Bronchitis affects the bronchial tubes that connect the nose and mouth with the lungs, so the respiratory condition causes symptoms that affect breathing.
Chronic cases typically cause no symptoms or only mild symptoms in its early stages, but symptoms become more severe as the disease progresses.
Symptoms of acute bronchitis include:
- Stuffy or runny nose
- Low-grade fever
- Chest congestion
- Wheezing or a whistling sound while breathing
- A cough that may produce green or yellow mucus
- Feeling fatigued, tired, or run-down
Symptoms of chronic bronchitis include:
- Frequent coughing or a cough that produces a significant amount of mucus
- A squeaky or whistling sound while breathing
- Shortness of breath, particularly during physical activity
- Tightness in the chest
- Frequent respiratory infections, in some cases
Do you need antibiotics for bronchitis?
Antibiotics will not treat most cases of bronchitis. The reason? Viruses cause up to 90 percent of all acute cases, and antibiotics are not effective in the treatment of viral infections. Doctors may recommend antibiotics to treat those rare acute cases caused by bacterial infection, though.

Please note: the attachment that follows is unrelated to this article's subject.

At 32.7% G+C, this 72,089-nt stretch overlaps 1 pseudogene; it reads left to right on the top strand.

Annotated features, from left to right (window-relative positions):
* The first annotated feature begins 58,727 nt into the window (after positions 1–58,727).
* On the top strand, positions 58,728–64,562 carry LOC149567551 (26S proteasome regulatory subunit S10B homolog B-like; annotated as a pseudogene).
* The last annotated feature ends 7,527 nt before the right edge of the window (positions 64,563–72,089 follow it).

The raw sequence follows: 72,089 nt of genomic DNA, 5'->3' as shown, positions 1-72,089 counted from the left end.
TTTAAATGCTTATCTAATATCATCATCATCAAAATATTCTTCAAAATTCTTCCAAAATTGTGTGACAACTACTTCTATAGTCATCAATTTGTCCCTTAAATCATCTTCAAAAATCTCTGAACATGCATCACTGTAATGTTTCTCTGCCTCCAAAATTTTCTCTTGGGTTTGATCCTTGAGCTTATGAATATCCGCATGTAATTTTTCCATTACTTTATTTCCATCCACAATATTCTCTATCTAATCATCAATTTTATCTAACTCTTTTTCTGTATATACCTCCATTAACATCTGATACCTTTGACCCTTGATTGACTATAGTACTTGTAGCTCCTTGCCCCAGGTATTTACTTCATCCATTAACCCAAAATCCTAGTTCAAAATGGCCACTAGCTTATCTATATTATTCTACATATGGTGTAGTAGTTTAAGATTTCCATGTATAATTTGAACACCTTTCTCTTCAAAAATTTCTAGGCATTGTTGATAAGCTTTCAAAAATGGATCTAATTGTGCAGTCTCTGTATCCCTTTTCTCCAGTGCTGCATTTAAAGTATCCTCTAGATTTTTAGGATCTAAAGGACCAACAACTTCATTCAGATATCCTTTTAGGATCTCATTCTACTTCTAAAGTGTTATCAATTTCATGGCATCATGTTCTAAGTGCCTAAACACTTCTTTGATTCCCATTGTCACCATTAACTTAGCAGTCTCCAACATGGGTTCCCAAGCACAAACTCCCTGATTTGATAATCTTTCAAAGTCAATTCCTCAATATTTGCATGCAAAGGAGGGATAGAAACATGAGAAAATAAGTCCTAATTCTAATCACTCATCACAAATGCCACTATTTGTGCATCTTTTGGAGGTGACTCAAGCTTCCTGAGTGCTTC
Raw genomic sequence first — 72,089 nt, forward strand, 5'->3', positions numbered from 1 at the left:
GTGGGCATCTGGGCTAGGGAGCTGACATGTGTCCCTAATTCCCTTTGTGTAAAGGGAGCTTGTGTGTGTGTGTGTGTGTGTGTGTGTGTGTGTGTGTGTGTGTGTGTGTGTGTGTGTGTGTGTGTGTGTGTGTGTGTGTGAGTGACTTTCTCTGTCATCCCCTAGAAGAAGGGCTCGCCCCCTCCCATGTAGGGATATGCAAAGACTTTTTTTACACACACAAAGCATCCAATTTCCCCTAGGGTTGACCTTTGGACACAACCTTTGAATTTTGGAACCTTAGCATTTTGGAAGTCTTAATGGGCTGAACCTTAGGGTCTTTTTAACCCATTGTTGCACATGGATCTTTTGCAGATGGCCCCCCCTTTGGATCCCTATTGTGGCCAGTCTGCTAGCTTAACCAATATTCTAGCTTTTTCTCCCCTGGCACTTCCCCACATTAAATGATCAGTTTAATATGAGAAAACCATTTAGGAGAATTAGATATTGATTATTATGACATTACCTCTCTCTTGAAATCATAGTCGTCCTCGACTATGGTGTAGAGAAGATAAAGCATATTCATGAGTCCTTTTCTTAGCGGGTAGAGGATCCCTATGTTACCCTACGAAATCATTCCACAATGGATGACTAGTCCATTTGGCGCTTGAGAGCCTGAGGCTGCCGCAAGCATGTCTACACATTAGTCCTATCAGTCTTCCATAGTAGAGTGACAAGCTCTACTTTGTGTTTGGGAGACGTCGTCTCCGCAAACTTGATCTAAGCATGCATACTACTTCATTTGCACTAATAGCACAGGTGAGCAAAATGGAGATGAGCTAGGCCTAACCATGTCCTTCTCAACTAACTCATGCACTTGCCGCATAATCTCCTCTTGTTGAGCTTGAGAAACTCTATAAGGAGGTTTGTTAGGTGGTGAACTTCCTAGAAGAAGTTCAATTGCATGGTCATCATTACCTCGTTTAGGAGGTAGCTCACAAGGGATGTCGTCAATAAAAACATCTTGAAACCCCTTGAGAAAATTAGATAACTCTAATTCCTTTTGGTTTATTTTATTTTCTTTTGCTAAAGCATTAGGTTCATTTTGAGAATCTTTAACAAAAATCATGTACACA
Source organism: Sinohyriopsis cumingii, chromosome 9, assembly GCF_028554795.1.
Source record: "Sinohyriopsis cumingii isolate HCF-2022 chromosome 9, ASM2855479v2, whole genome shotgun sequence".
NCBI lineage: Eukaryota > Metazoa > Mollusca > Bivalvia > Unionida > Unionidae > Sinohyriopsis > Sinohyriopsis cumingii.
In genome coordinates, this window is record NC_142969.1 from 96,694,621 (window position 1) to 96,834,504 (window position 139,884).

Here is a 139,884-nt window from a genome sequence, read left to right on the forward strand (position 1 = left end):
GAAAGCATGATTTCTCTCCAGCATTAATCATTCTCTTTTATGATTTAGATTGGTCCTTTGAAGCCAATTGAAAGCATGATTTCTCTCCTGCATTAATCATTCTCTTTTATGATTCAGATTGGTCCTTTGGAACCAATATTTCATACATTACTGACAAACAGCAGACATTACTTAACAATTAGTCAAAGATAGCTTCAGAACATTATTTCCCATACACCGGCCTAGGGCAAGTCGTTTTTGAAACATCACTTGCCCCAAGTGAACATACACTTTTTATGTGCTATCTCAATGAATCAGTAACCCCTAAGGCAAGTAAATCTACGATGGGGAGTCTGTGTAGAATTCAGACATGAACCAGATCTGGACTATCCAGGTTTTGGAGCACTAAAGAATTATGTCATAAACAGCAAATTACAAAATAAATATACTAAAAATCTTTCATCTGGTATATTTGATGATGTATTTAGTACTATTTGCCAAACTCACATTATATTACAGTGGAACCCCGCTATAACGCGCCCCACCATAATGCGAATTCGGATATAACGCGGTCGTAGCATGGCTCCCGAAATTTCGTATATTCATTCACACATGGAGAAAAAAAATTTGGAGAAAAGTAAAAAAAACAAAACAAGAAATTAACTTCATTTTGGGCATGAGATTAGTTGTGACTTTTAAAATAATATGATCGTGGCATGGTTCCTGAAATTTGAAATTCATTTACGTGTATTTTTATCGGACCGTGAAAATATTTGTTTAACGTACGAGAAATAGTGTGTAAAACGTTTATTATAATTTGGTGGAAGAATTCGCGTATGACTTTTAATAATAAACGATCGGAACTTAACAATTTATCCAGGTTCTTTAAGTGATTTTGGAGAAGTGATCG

Healthcare providers may prescribe antibiotics to patients whose chronic bronchitis is worsening because of a lung infection or who have severe coughing that causes chest pain or other serious health issues.
How long does it take to recover from bronchitis?
It can take up to 3 weeks to recover from acute cases, depending on the severity of the infection and symptoms. Treatment—such as rest, fluids and over-the-counter medications—can alleviate symptoms to make recovery seem faster.
Because it is a lifelong condition, patients almost never recover completely to their former health with chronic bronchitis. That being said, treatment can help patients with chronic bronchitis recover from lung infections and other complications of this condition.
How do you know when you have bronchitis?
People often know they have this condition when they develop a cough or other symptoms, such as excessive sputum (saliva and mucus mixture) production, shortness of breath, wheezing, and fatigue.
A diagnosis from a healthcare provider is the only sure way for someone to know if they have this condition, though.